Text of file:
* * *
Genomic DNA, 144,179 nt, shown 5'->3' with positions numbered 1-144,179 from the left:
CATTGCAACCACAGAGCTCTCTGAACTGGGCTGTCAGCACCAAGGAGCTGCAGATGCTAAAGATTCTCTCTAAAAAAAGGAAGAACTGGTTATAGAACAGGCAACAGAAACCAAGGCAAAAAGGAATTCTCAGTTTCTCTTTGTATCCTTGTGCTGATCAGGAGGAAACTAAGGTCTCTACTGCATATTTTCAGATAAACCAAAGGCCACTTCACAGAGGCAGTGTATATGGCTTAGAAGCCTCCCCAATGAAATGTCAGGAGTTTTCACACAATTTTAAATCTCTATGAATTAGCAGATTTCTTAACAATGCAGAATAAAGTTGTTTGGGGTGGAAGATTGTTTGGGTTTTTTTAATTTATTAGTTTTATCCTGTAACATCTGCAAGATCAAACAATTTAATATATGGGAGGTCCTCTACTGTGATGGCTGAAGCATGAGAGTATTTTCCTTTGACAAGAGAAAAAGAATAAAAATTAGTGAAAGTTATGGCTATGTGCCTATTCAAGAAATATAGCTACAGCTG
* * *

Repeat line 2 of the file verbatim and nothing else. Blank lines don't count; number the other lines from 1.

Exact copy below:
CATTGCAACCACAGAGCTCTCTGAACTGGGCTGTCAGCACCAAGGAGCTGCAGATGCTAAAGATTCTCTCTAAAAAAAGGAAGAACTGGTTATAGAACAGGCAACAGAAACCAAGGCAAAAAGGAATTCTCAGTTTCTCTTTGTATCCTTGTGCTGATCAGGAGGAAACTAAGGTCTCTACTGCATATTTTCAGATAAACCAAAGGCCACTTCACAGAGGCAGTGTATATGGCTTAGAAGCCTCCCCAATGAAATGTCAGGAGTTTTCACACAATTTTAAATCTCTATGAATTAGCAGATTTCTTAACAATGCAGAATAAAGTTGTTTGGGGTGGAAGATTGTTTGGGTTTTTTTAATTTATTAGTTTTATCCTGTAACATCTGCAAGATCAAACAATTTAATATATGGGAGGTCCTCTACTGTGATGGCTGAAGCATGAGAGTATTTTCCTTTGACAAGAGAAAAAGAATAAAAATTAGTGAAAGTTATGGCTATGTGCCTATTCAAGAAATATAGCTACAGCTG